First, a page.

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LEO Pharma A/S v. Actavis Laboratories UT, Inc.

United States District Court, D. Delaware

February 26, 2018

LEO PHARMA A/S, LEO LABORATORIES LIMITED, and LEO PHARMA, INC., Plaintiffs,
v.
ACTAVIS LABORATORIES UT, INC., Defendant.

          REPORT AND RECOMMENDATION

          SHERRY R. FALLON, UNITED STATES MAGISTRATE JUDGE

         I. INTRODUCTION

         Presently before the court in this patent infringement action brought under the Hatch-Waxman Act is the motion to dismiss the inequitable conduct counterclaim of defendant Actavis Laboratories UT, Inc. ("Actavis"), filed by plaintiffs LEO Pharma A/S, LEO Laboratories Limited ("LEO Labs"), and LEO Pharma, Inc. ("LEO Pharma") (collectively, "LEO") pursuant to Rule 12(b)(6) of the Federal Rules of Civil Procedure. (D.I. 104) For the following reasons, I recommend that the court grant LEO's motion to dismiss without prejudice.

         II. BACKGROUND

         On May 6, 2016, LEO filed a complaint for patent infringement under the Hatch-Waxman Act against Actavis. (D.I. 1) The action relates to Abbreviated New Drug Application ("ANDA") Nos. 208807 and 209086 (together, "the Actavis ANDAs"), which were filed by Actavis with the U.S. Food and Drug Administration ("FDA") seeking approval to market generic versions of LEO's Picato® pharmaceutical products. (D.I. 73 at ¶ 1) The Picato® products are gels containing ingenol mebutate as the active pharmaceutical ingredient ("API") at dosage strengths of 0.015% and 0.05%. (Id.) LEO Pharma is the holder of New Drug Application ("NDA") No. 202833 for ingenol mebutate gel at concentrations of 0.015% and 0.05%, which was approved by the FDA on January 23, 2012. (Id. at ¶ 13) LEO's Picato® products are approved for the topical treatment of actinic keratosis. (Id. at ¶ 16)

         The second amended complaint alleges infringement often patents: U.S. Patent Nos. 7, 410, 656 ("the '656 patent"), 8, 278, 292 ("the '292 patent"), 8, 372, 827 ("the '827 patent"), 8, 372, 828 ("the '828 patent"), 8, 377, 919 ("the '919 patent"), 8, 536, 163 ("the '163 patent"), 8, 716, 271 ("the '271 patent"), 8, 735, 375 ("the '375 patent"), 9, 416, 084 ("the '084 patent"), and 9, 676, 698 ("the '698 patent") (collectively, the "patents-in-suit"). (Id. at ¶ 8) The '084 patent and the '698 patent, identified as the "Process Patents, " cover methods of producing ingenol mebutate. (Id. at ¶20) The Process Patents are both entitled, "Method of Producing Ingenol-3-Angelate, " they share a common specification and common inventors, [1] and both claim priority to Provisional Application No. 61/366, 018, which was filed in 2010. (D.I. 106, Exs. 6-7) The '698 patent is a continuation of the '084 patent. (Id., Ex. 7)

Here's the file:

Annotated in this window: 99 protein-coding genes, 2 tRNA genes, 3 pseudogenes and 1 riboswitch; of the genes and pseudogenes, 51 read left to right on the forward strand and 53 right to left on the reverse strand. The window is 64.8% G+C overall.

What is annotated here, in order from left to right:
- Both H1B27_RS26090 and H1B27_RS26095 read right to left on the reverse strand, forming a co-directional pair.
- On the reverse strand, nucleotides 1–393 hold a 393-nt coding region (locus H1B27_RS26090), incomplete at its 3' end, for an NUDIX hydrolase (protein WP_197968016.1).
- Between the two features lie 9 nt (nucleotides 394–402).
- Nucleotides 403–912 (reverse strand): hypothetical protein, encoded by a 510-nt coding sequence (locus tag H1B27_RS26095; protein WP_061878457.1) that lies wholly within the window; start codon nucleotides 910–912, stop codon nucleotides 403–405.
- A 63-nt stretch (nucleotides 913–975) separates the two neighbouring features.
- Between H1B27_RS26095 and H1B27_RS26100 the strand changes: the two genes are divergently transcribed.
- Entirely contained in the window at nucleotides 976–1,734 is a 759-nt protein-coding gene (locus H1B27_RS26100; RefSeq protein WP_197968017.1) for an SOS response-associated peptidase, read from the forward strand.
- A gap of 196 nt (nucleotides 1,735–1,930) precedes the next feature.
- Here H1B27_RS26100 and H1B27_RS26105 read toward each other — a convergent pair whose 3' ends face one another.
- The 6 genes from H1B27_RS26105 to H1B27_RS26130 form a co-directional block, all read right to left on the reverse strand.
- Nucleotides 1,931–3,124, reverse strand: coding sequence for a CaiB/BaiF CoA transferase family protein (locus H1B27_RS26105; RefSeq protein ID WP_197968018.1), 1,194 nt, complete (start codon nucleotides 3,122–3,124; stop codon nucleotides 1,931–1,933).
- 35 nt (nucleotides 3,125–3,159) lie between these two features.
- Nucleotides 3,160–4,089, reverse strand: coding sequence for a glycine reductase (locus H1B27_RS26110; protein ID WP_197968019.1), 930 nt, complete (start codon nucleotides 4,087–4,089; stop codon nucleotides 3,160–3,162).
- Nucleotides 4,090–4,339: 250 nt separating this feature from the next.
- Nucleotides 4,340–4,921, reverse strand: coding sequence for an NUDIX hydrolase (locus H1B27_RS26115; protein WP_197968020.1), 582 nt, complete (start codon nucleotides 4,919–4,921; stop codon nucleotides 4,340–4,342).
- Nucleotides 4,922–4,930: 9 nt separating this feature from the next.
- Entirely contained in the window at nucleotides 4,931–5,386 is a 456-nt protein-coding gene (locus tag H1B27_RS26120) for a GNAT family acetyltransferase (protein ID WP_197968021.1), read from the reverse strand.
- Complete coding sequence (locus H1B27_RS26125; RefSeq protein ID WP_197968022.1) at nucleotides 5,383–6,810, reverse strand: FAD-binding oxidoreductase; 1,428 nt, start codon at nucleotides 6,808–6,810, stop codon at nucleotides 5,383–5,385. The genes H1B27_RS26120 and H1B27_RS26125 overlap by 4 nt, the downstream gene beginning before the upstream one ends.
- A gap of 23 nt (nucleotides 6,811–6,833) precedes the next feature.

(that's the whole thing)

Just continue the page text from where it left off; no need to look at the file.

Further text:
Actavis filed its answer and counterclaims to the second amended complaint on July 10, 2017, which included a counterclaim and an affirmative defense that the Process Patents are unenforceable for inequitable conduct. (D.I. 85 at 55, ¶¶ 159-196[2]) Actavis' allegations of inequitable conduct are based on LEO's purportedly deliberate failure to disclose as prior art U.S. Patent No. 7, 378, 445 ("the '445 patent") to the U.S. Patent and Trademark Office ("USPTO") during prosecution of the Process Patents. (Id. at 84-85) The '445 patent, entitled "Treatment of Prostate Cancer, " does not share a common inventor[3] with the Process Patents. (D.I. 106, Ex. 8) In 2011, the assignee of the '445 patent assigned its entire patent portfolio, including the '445 patent and U.S. Patent No. 7, 449, 492 ("the '492 patent") to LEO Labs. (D.I. 73 at ¶ 21; D.I. 85, Ex. 3; D.I. 85 at ¶¶ 188-89) During prosecution of the Process Patents, Actavis disclosed the '492 patent to the USPTO, but did not disclose the '445 patent as prior art. (D.I. 85 at ¶ 187) Presently pending before the court is LEO's motion to dismiss Actavis' counterclaim for inequitable conduct, which is based on LEO's alleged failure to disclose the '445 patent during prosecution of the Process Patents. (D.I. 104)